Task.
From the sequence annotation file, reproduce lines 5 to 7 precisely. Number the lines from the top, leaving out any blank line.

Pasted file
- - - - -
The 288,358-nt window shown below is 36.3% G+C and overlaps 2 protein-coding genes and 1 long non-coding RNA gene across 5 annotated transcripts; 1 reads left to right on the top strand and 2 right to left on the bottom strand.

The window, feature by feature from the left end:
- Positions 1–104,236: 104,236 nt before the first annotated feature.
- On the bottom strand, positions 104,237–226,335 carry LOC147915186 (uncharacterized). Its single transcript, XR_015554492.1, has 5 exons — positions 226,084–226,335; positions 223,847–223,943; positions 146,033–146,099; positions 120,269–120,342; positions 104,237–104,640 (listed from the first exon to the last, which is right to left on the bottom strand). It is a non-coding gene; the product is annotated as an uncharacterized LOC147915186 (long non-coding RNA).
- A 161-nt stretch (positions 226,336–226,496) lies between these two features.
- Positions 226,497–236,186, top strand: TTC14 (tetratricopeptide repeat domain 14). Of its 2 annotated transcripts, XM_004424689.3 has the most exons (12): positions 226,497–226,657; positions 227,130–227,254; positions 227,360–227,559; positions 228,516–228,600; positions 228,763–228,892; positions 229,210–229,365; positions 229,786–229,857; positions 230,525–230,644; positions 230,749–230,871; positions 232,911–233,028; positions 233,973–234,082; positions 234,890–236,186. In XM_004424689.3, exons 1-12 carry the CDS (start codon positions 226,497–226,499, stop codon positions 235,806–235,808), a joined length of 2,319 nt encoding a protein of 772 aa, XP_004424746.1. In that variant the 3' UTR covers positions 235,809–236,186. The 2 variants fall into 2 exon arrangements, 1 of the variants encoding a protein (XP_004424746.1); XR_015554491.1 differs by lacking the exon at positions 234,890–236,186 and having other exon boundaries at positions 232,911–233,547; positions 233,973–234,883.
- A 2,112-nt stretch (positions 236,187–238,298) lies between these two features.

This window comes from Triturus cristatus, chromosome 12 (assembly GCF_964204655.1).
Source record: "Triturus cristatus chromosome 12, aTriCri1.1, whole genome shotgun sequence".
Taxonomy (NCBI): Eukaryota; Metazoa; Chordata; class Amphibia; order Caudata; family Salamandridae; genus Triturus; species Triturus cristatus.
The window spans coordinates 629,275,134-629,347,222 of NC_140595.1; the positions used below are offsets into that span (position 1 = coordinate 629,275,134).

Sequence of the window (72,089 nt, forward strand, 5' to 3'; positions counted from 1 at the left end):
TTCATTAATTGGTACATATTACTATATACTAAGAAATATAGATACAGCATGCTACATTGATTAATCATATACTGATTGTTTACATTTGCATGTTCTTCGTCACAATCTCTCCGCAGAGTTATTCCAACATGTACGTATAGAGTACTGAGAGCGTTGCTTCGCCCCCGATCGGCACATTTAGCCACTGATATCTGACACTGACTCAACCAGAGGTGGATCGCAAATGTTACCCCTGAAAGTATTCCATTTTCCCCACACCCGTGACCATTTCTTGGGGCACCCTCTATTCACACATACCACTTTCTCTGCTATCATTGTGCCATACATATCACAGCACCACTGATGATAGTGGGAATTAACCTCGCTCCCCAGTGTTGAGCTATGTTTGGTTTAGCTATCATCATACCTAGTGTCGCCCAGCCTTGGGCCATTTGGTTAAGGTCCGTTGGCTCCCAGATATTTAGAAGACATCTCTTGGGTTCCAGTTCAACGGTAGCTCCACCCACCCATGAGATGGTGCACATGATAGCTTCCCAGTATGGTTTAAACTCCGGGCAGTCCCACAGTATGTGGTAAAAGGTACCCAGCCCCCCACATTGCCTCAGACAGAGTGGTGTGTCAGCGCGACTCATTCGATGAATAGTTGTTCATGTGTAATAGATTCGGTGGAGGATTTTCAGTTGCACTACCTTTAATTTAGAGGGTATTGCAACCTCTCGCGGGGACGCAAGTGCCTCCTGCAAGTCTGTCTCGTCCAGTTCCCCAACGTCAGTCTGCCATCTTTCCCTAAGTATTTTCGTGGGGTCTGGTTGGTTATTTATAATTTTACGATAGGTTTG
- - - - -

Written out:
- A 161-nt stretch (positions 226,336–226,496) lies between these two features.
- Positions 226,497–236,186, top strand: TTC14 (tetratricopeptide repeat domain 14). Of its 2 annotated transcripts, XM_004424689.3 has the most exons (12): positions 226,497–226,657; positions 227,130–227,254; positions 227,360–227,559; positions 228,516–228,600; positions 228,763–228,892; positions 229,210–229,365; positions 229,786–229,857; positions 230,525–230,644; positions 230,749–230,871; positions 232,911–233,028; positions 233,973–234,082; positions 234,890–236,186. In XM_004424689.3, exons 1-12 carry the CDS (start codon positions 226,497–226,499, stop codon positions 235,806–235,808), a joined length of 2,319 nt encoding a protein of 772 aa, XP_004424746.1. In that variant the 3' UTR covers positions 235,809–236,186. The 2 variants fall into 2 exon arrangements, 1 of the variants encoding a protein (XP_004424746.1); XR_015554491.1 differs by lacking the exon at positions 234,890–236,186 and having other exon boundaries at positions 232,911–233,547; positions 233,973–234,883.
- A 2,112-nt stretch (positions 236,187–238,298) lies between these two features.